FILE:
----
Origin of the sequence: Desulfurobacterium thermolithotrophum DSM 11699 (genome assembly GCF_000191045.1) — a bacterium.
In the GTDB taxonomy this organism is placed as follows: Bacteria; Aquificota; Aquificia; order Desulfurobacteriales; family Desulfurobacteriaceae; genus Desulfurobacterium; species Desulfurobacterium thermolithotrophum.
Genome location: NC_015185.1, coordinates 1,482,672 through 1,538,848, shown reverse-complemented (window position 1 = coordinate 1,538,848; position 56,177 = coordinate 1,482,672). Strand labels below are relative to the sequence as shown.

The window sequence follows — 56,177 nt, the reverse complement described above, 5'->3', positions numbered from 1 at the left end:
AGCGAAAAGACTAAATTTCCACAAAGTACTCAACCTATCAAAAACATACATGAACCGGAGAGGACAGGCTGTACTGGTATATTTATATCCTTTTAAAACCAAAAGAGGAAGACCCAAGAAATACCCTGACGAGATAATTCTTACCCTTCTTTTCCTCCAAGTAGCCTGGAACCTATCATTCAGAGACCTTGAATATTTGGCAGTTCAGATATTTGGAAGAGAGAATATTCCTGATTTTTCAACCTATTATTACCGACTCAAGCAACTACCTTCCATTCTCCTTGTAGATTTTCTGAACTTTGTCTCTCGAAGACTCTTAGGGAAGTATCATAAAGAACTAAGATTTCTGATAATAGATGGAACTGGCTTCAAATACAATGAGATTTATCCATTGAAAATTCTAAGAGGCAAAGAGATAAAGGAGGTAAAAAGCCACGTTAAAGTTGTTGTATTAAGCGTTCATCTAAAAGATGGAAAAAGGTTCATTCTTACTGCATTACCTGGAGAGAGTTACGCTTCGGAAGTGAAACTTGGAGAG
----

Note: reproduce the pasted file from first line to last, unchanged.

Origin of the sequence: Desulfurobacterium thermolithotrophum DSM 11699 (genome assembly GCF_000191045.1) — a bacterium.
In the GTDB taxonomy this organism is placed as follows: Bacteria; Aquificota; Aquificia; order Desulfurobacteriales; family Desulfurobacteriaceae; genus Desulfurobacterium; species Desulfurobacterium thermolithotrophum.
Genome location: NC_015185.1, coordinates 1,482,672 through 1,538,848, shown reverse-complemented (window position 1 = coordinate 1,538,848; position 56,177 = coordinate 1,482,672). Strand labels below are relative to the sequence as shown.

The window sequence follows — 56,177 nt, the reverse complement described above, 5'->3', positions numbered from 1 at the left end:
AGCGAAAAGACTAAATTTCCACAAAGTACTCAACCTATCAAAAACATACATGAACCGGAGAGGACAGGCTGTACTGGTATATTTATATCCTTTTAAAACCAAAAGAGGAAGACCCAAGAAATACCCTGACGAGATAATTCTTACCCTTCTTTTCCTCCAAGTAGCCTGGAACCTATCATTCAGAGACCTTGAATATTTGGCAGTTCAGATATTTGGAAGAGAGAATATTCCTGATTTTTCAACCTATTATTACCGACTCAAGCAACTACCTTCCATTCTCCTTGTAGATTTTCTGAACTTTGTCTCTCGAAGACTCTTAGGGAAGTATCATAAAGAACTAAGATTTCTGATAATAGATGGAACTGGCTTCAAATACAATGAGATTTATCCATTGAAAATTCTAAGAGGCAAAGAGATAAAGGAGGTAAAAAGCCACGTTAAAGTTGTTGTATTAAGCGTTCATCTAAAAGATGGAAAAAGGTTCATTCTTACTGCATTACCTGGAGAGAGTTACGCTTCGGAAGTGAAACTTGGAGAG